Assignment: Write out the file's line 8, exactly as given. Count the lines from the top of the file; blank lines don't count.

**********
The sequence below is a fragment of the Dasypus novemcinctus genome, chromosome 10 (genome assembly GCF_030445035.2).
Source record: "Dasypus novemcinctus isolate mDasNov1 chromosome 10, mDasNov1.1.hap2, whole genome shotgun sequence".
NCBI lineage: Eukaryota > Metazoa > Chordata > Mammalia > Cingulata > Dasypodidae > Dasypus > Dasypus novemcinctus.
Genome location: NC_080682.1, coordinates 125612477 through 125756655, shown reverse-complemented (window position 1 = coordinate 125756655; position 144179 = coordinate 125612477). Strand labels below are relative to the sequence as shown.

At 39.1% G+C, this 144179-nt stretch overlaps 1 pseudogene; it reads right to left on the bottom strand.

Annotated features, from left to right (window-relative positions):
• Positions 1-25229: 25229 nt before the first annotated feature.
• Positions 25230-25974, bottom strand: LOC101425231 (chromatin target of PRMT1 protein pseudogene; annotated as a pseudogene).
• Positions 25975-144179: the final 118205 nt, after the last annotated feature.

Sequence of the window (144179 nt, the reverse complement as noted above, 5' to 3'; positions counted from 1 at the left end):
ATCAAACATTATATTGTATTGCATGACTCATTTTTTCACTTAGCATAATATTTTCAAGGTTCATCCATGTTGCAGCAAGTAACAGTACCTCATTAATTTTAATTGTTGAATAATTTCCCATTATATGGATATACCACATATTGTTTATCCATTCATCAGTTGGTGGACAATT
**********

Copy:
• Positions 25230-25974, bottom strand: LOC101425231 (chromatin target of PRMT1 protein pseudogene; annotated as a pseudogene).